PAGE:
“Competitive advantage” may not be the first words that come to mind when you think about your employees requesting parental leave. But as it turns out, flexible benefits that support new families may be what sets you apart from the attractive health insurance, pensions and retirement packages large companies can offer.
As employers search for unique ways to attract and engage top talent, the employment package your small business offers needs to be enticing and supportive. But how do you nurture employee engagement as priorities shift, and your people start a family? For young professionals, the option to enjoy time with their new additions isn't just a perk, it's a necessity.
To help you manage parental leave with minimal disruption to your small business – and be the brag-talk of the baby meetup – we have tips on how to offer flexible arrangements that support new parents (and ultimately, build employee loyalty).
(See the 2021 winners of the Canada's Top Family-Friendly Employers competition.)
Cover the legal bases
Know your legal obligations when it comes to parental leave. With the law as your starting point, you can start to develop policies that are in alignment with your company’s values. Some small businesses offer flexible work arrangements, allowing employees to return to their jobs on a gradual part-time basis, with reduced responsibilities, on a modified work week, and/or the ability to telecommute.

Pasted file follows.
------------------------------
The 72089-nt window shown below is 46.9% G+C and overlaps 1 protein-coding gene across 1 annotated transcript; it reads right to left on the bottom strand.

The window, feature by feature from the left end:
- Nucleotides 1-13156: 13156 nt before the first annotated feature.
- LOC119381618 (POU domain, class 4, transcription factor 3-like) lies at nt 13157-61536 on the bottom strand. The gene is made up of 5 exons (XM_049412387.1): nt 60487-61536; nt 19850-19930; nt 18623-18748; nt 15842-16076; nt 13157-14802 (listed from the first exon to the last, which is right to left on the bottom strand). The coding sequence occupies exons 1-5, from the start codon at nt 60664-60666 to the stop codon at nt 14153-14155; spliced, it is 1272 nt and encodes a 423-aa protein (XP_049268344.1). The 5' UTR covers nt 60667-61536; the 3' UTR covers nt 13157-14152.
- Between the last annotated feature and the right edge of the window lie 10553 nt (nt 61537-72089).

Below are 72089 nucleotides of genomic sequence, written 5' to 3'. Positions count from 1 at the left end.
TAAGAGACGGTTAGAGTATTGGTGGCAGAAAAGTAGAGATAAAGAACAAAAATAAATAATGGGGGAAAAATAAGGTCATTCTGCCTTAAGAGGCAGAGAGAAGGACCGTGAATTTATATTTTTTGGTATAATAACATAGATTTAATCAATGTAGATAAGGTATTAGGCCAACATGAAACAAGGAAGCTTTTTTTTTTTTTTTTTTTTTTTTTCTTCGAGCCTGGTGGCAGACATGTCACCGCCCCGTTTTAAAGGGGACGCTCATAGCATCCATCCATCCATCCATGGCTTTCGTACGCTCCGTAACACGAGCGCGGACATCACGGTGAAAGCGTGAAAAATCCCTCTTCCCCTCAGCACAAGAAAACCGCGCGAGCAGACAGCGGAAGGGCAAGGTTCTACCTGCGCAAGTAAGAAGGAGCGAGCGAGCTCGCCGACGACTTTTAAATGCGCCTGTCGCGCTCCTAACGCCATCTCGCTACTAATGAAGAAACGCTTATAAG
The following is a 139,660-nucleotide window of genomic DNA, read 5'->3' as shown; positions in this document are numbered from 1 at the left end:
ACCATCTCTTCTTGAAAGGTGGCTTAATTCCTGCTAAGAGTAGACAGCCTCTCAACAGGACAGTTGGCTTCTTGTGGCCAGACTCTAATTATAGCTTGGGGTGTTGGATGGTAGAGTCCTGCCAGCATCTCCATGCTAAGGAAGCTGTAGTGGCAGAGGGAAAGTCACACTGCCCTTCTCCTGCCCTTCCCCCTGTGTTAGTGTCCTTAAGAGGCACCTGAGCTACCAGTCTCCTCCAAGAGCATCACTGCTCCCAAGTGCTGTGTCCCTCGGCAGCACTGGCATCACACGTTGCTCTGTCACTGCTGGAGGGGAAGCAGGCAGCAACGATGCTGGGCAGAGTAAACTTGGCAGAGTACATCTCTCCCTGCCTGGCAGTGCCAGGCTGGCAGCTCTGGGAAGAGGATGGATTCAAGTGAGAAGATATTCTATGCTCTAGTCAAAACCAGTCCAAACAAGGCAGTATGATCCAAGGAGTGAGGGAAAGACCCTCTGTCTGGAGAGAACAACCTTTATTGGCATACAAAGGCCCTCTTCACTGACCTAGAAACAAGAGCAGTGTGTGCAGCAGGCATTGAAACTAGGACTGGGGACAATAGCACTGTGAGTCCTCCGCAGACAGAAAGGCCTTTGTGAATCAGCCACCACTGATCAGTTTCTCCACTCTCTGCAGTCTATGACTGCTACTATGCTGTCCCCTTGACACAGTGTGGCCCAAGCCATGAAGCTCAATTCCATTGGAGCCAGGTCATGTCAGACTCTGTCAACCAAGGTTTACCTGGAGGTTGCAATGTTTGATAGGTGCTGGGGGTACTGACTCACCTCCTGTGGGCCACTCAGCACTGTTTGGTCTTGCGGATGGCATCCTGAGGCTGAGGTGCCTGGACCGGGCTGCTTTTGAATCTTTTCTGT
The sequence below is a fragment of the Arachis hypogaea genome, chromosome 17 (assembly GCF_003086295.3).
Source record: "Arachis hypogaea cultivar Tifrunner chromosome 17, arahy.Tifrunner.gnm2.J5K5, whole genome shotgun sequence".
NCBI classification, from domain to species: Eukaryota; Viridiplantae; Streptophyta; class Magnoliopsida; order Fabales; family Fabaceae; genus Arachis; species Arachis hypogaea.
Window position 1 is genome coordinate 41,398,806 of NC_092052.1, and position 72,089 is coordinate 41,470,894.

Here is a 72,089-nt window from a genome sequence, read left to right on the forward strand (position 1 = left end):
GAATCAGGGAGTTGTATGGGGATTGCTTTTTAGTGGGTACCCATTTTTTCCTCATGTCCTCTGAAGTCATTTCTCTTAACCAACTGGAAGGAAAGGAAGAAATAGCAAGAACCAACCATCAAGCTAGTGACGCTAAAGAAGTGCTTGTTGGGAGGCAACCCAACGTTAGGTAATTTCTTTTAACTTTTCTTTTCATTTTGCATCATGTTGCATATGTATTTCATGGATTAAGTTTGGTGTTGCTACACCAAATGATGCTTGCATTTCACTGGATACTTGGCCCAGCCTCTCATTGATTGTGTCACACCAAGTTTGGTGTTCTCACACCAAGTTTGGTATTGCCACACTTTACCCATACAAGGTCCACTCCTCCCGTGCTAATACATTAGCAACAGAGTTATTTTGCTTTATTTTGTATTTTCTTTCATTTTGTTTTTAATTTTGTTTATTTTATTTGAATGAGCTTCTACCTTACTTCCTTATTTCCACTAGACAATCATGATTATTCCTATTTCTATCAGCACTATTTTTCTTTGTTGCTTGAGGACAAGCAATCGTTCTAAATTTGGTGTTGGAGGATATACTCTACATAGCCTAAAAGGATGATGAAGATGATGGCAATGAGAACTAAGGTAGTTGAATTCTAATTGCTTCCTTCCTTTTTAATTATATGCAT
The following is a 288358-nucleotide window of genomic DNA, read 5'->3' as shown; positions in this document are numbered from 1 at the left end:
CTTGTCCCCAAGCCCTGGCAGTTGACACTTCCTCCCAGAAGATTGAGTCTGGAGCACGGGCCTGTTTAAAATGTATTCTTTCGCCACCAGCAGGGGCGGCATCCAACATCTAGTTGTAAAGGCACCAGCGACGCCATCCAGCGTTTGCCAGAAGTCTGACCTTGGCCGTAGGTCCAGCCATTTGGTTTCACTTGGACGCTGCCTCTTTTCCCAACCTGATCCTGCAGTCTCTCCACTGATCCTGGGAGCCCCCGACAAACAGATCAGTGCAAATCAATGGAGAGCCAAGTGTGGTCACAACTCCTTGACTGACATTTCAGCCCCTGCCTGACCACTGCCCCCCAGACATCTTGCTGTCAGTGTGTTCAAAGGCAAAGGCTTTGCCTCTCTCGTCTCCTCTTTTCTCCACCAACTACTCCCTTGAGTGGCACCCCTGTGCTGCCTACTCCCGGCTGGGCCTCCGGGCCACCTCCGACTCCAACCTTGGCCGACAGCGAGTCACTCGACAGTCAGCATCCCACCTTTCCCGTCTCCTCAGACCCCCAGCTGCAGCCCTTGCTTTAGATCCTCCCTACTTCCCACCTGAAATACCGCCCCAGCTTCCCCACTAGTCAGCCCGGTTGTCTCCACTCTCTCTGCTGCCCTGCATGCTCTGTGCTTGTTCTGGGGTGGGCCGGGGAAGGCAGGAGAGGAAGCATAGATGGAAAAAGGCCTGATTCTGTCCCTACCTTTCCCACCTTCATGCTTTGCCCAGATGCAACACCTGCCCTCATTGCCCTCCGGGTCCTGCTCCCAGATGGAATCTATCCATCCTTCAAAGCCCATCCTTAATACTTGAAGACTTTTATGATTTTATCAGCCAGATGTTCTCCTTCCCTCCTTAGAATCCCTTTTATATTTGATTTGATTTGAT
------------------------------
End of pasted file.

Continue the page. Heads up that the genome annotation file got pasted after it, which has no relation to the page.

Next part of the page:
First, know how long maternity leave in Canada is. You may be surprised to learn that EI benefits are actually broken into 15 weeks for maternity, and up to 61 weeks of parental benefits dependent on the employee’s choice of standard or extended benefits.
See the federal and provincial (Alberta) rules.
Don’t be afraid to consult your lawyer if you plan to design a parental leave policy in addition to EI, taking into consideration specific eligibility requirements to qualify for benefits – such as a minimum length of full-time employment (e.g. 12 months) and how much notice is required when requesting leave. The next step is to know how your business will experience the least amount of interruptions possible (especially if your employee will be on leave for 18 months).
Start planning early for parental leave
As soon as you learn an employee is expecting a baby or planning to adopt, you can take action to make the transition as smooth as possible.
As a small business owner, you know exactly what it’s like to wear a number of hats; it should come as no surprise that your employees do, too. Keep in mind, it may be a challenge to find one person who can perform every aspect of the job. To manage your employee’s workload, you’ll need to decide whether you’ll:
- hire a temporary worker to take on their position during the leave
- distribute the work among your other employees, or
- manage the extra workload with freelancers and independent contractors
Employee or contractor? Read this helpful blog from our friends at Goodlawyer.